Ernst & Young construction boss warns stakeholder confidence in sector at ‘an all-time low’

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Contractors already reeling from financial woes in the first half of this year have been told there will no respite in the short term with the number of profit warnings expected to reach a nine-year high and access to credit drying up.

Listed firms forced to tell investors they are revising down their numbers so far in 2019 have included Kier, which has also announced it is getting rid of 1,200 people by the middle of next year, Galliford Try, which continues to be hobbled by problem contracts in Scotland, and Costain which last month shocked the markets when it said delays to schemes would hit its year-end figures.

Ian Marson, the UK head of construction at Ernst & Young, said the volume of profit warnings since the beginning of the year is expected to push the 2019 figure beyond levels not seen since the turn of the decade when the sector was in the teeth of the recession.

He said: “Profit warnings [are] at their highest level since 2011. By the run rate so far this year, it will take profit warnings to above the 2011 level by the end of the year. They are already at the 2010 level, by half-year, which is pretty incredible if you think about it.”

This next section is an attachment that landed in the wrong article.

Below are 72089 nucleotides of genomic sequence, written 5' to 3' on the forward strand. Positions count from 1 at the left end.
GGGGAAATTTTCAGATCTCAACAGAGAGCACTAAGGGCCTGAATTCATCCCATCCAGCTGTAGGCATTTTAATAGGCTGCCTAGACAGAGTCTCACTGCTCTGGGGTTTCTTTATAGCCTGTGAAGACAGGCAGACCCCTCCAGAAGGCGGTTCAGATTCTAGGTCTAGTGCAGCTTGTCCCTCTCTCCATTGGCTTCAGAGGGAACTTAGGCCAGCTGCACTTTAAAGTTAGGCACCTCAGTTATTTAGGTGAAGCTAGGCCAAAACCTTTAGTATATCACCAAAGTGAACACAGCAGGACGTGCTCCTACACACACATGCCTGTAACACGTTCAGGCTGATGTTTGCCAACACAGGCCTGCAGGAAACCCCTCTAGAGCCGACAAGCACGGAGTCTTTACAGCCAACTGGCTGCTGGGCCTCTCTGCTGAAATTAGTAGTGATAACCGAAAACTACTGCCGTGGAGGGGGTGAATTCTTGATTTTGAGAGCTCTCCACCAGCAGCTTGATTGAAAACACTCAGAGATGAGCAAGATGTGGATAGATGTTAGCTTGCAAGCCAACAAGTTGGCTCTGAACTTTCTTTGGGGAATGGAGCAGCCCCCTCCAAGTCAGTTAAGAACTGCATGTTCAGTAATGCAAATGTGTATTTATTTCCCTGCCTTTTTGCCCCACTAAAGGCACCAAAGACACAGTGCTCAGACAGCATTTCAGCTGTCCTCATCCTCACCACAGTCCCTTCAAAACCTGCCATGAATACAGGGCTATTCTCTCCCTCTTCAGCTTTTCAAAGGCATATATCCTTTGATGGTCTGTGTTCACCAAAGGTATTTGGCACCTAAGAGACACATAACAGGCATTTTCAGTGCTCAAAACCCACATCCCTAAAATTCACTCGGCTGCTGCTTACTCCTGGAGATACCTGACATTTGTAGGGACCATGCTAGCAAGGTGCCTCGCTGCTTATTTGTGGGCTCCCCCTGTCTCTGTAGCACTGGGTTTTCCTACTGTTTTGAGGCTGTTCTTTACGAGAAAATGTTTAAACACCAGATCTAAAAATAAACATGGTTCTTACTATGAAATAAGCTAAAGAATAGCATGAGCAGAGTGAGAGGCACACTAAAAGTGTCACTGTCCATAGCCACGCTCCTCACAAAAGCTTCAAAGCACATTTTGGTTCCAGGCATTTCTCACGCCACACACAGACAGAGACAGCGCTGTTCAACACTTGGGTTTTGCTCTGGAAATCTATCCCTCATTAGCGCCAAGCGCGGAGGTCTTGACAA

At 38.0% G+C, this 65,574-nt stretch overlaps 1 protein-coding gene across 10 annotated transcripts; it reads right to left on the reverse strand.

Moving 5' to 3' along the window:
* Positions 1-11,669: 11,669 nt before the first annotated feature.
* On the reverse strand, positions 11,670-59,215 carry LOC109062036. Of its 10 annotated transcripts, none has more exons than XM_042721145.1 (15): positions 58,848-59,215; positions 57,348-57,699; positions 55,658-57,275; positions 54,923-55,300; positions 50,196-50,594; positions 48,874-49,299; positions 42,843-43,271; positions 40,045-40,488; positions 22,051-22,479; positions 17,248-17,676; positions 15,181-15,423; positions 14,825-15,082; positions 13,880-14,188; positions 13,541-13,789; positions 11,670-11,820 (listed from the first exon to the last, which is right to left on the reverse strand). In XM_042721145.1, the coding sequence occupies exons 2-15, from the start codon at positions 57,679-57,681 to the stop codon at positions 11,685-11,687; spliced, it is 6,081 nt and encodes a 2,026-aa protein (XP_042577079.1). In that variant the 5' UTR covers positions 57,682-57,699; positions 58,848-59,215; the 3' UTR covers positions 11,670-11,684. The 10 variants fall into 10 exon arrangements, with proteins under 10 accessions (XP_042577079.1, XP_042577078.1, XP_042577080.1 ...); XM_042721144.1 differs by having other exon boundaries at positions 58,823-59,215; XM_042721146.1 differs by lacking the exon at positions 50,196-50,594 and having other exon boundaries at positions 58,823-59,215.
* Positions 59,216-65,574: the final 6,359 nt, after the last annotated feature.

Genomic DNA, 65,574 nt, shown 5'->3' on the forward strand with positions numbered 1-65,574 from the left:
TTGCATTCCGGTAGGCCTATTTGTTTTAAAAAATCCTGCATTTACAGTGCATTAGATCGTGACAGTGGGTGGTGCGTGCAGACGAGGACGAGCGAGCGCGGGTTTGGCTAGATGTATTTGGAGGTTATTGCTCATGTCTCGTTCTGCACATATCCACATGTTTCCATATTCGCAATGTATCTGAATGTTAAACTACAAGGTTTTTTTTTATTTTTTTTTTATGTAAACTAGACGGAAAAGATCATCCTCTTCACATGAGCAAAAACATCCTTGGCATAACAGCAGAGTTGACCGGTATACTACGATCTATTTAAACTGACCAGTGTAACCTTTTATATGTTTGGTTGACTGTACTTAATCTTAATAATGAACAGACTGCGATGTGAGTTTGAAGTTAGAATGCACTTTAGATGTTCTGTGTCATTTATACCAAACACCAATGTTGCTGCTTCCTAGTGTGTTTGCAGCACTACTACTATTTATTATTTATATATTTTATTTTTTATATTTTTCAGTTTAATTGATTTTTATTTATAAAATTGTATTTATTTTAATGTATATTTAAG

And he said laying off hundreds of staff – Galliford Try has also said it plans to cut 350 jobs by the end of the summer – would not fix a firm’s finances. Instead, he suggested contractors needed to improve their cash positions and contract management.

But he warned that banks that have traditionally provided firms with finance in the past were beginning to lose confidence in the sector because of the continuing low margins and the fallout following Carillion’s collapse last year.

He said: “The investors who were there three or four years ago are actively withdrawing from the sector and that is primarily down to margin. They don’t see this as a place they are going to get the returns they need for their own investors.”

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Marson, who was speaking at a Building Live Club event last week, said firms, struggling under a pile of debt, were facing a shock when they came to sorting out their refinancing.

“Those with nearing debt maturities on their bonds, they need to be thinking very quickly,” he warned. “Those with very high levels of gearing and debt also need to be thinking very quickly because when they come to refinance, the financing will not be there.”

Marson said stakeholder confidence in the industry was at “an all-time low”, adding: “If the question is: is there debt funding there for the industry, the answer is quite simply ‘no’.”

Yesterday, Kier’s share price closed down 10% on Monday’s close to 87p.

The firm’s share price has been steadily falling for weeks now, down from 278p on 31 May – the last day of trading before a profit warning on 3 June which saw its shares slip to 164p.

They sank again to 131p less than two weeks later when chief executive Andrew Davies announced a restructuring on 14 June which, along with the redundancies, will see the firm sell off a number of businesses.

On 10 July last year, Kier shares traded for 958p.

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